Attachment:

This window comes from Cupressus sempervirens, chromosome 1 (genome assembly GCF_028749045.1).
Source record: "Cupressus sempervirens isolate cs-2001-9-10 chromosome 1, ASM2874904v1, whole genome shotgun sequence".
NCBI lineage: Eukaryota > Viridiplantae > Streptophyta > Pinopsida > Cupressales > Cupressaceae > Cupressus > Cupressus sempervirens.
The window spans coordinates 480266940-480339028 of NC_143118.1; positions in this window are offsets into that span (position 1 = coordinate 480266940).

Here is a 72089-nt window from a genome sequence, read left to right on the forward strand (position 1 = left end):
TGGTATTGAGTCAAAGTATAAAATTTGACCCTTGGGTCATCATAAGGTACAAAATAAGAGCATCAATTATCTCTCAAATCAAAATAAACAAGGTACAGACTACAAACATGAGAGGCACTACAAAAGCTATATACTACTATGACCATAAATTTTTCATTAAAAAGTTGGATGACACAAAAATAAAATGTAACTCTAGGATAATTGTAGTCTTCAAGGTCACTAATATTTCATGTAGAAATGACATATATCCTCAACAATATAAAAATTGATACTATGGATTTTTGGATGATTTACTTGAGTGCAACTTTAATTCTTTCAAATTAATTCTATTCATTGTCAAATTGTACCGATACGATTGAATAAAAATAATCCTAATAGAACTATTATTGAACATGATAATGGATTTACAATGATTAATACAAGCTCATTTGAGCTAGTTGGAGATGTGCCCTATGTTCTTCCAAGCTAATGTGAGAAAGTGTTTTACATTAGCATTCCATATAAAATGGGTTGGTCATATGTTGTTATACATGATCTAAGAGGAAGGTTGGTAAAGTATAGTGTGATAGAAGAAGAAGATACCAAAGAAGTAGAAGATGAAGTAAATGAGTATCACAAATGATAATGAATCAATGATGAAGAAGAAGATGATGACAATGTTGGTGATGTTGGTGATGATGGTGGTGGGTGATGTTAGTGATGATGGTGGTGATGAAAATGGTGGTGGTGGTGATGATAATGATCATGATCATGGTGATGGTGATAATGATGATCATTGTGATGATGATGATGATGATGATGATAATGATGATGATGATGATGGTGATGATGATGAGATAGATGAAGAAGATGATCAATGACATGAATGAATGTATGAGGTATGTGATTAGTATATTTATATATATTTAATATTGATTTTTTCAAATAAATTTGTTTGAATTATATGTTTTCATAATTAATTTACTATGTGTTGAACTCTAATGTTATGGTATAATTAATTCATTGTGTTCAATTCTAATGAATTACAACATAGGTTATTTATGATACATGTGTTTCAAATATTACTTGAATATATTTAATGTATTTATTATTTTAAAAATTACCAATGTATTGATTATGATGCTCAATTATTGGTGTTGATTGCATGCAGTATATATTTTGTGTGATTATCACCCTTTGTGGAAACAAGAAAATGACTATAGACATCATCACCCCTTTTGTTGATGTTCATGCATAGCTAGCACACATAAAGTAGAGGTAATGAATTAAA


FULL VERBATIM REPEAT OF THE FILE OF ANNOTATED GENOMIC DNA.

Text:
This window comes from Cupressus sempervirens, chromosome 1 (genome assembly GCF_028749045.1).
Source record: "Cupressus sempervirens isolate cs-2001-9-10 chromosome 1, ASM2874904v1, whole genome shotgun sequence".
NCBI lineage: Eukaryota > Viridiplantae > Streptophyta > Pinopsida > Cupressales > Cupressaceae > Cupressus > Cupressus sempervirens.
The window spans coordinates 480266940-480339028 of NC_143118.1; positions in this window are offsets into that span (position 1 = coordinate 480266940).

Here is a 72089-nt window from a genome sequence, read left to right on the forward strand (position 1 = left end):
TGGTATTGAGTCAAAGTATAAAATTTGACCCTTGGGTCATCATAAGGTACAAAATAAGAGCATCAATTATCTCTCAAATCAAAATAAACAAGGTACAGACTACAAACATGAGAGGCACTACAAAAGCTATATACTACTATGACCATAAATTTTTCATTAAAAAGTTGGATGACACAAAAATAAAATGTAACTCTAGGATAATTGTAGTCTTCAAGGTCACTAATATTTCATGTAGAAATGACATATATCCTCAACAATATAAAAATTGATACTATGGATTTTTGGATGATTTACTTGAGTGCAACTTTAATTCTTTCAAATTAATTCTATTCATTGTCAAATTGTACCGATACGATTGAATAAAAATAATCCTAATAGAACTATTATTGAACATGATAATGGATTTACAATGATTAATACAAGCTCATTTGAGCTAGTTGGAGATGTGCCCTATGTTCTTCCAAGCTAATGTGAGAAAGTGTTTTACATTAGCATTCCATATAAAATGGGTTGGTCATATGTTGTTATACATGATCTAAGAGGAAGGTTGGTAAAGTATAGTGTGATAGAAGAAGAAGATACCAAAGAAGTAGAAGATGAAGTAAATGAGTATCACAAATGATAATGAATCAATGATGAAGAAGAAGATGATGACAATGTTGGTGATGTTGGTGATGATGGTGGTGGGTGATGTTAGTGATGATGGTGGTGATGAAAATGGTGGTGGTGGTGATGATAATGATCATGATCATGGTGATGGTGATAATGATGATCATTGTGATGATGATGATGATGATGATGATAATGATGATGATGATGATGGTGATGATGATGAGATAGATGAAGAAGATGATCAATGACATGAATGAATGTATGAGGTATGTGATTAGTATATTTATATATATTTAATATTGATTTTTTCAAATAAATTTGTTTGAATTATATGTTTTCATAATTAATTTACTATGTGTTGAACTCTAATGTTATGGTATAATTAATTCATTGTGTTCAATTCTAATGAATTACAACATAGGTTATTTATGATACATGTGTTTCAAATATTACTTGAATATATTTAATGTATTTATTATTTTAAAAATTACCAATGTATTGATTATGATGCTCAATTATTGGTGTTGATTGCATGCAGTATATATTTTGTGTGATTATCACCCTTTGTGGAAACAAGAAAATGACTATAGACATCATCACCCCTTTTGTTGATGTTCATGCATAGCTAGCACACATAAAGTAGAGGTAATGAATTAAA